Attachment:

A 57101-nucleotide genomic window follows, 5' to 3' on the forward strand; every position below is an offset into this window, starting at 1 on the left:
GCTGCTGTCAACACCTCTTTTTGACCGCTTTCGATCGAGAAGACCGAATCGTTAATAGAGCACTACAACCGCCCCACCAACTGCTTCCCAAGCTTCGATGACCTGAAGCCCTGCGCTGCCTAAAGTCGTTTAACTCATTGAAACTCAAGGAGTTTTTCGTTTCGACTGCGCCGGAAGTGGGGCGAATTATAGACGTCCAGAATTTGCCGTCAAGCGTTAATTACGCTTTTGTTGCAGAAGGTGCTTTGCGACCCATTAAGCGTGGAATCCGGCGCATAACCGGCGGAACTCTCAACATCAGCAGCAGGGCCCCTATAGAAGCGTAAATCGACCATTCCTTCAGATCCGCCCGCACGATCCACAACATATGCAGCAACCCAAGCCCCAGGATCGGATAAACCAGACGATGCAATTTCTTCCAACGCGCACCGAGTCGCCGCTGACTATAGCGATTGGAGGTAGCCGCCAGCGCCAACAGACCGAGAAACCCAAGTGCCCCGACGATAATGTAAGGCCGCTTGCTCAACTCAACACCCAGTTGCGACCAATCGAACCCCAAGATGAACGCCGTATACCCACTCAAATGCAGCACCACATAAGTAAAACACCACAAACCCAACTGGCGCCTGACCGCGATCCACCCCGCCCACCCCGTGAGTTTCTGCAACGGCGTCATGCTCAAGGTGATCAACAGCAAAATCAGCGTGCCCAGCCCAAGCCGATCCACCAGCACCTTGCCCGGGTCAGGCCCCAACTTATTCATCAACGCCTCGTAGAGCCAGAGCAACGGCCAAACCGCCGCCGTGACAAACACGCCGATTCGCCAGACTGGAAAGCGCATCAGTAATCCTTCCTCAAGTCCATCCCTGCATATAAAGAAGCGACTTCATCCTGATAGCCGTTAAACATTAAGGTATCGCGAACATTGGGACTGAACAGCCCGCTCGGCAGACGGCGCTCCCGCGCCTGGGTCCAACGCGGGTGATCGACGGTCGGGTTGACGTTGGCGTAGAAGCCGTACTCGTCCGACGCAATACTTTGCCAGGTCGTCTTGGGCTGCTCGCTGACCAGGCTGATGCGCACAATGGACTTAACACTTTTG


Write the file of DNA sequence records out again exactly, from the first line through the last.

A 57101-nucleotide genomic window follows, 5' to 3' on the forward strand; every position below is an offset into this window, starting at 1 on the left:
GCTGCTGTCAACACCTCTTTTTGACCGCTTTCGATCGAGAAGACCGAATCGTTAATAGAGCACTACAACCGCCCCACCAACTGCTTCCCAAGCTTCGATGACCTGAAGCCCTGCGCTGCCTAAAGTCGTTTAACTCATTGAAACTCAAGGAGTTTTTCGTTTCGACTGCGCCGGAAGTGGGGCGAATTATAGACGTCCAGAATTTGCCGTCAAGCGTTAATTACGCTTTTGTTGCAGAAGGTGCTTTGCGACCCATTAAGCGTGGAATCCGGCGCATAACCGGCGGAACTCTCAACATCAGCAGCAGGGCCCCTATAGAAGCGTAAATCGACCATTCCTTCAGATCCGCCCGCACGATCCACAACATATGCAGCAACCCAAGCCCCAGGATCGGATAAACCAGACGATGCAATTTCTTCCAACGCGCACCGAGTCGCCGCTGACTATAGCGATTGGAGGTAGCCGCCAGCGCCAACAGACCGAGAAACCCAAGTGCCCCGACGATAATGTAAGGCCGCTTGCTCAACTCAACACCCAGTTGCGACCAATCGAACCCCAAGATGAACGCCGTATACCCACTCAAATGCAGCACCACATAAGTAAAACACCACAAACCCAACTGGCGCCTGACCGCGATCCACCCCGCCCACCCCGTGAGTTTCTGCAACGGCGTCATGCTCAAGGTGATCAACAGCAAAATCAGCGTGCCCAGCCCAAGCCGATCCACCAGCACCTTGCCCGGGTCAGGCCCCAACTTATTCATCAACGCCTCGTAGAGCCAGAGCAACGGCCAAACCGCCGCCGTGACAAACACGCCGATTCGCCAGACTGGAAAGCGCATCAGTAATCCTTCCTCAAGTCCATCCCTGCATATAAAGAAGCGACTTCATCCTGATAGCCGTTAAACATTAAGGTATCGCGAACATTGGGACTGAACAGCCCGCTCGGCAGACGGCGCTCCCGCGCCTGGGTCCAACGCGGGTGATCGACGGTCGGGTTGACGTTGGCGTAGAAGCCGTACTCGTCCGACGCAATACTTTGCCAGGTCGTCTTGGGCTGCTCGCTGACCAGGCTGATGCGCACAATGGACTTAACACTTTTG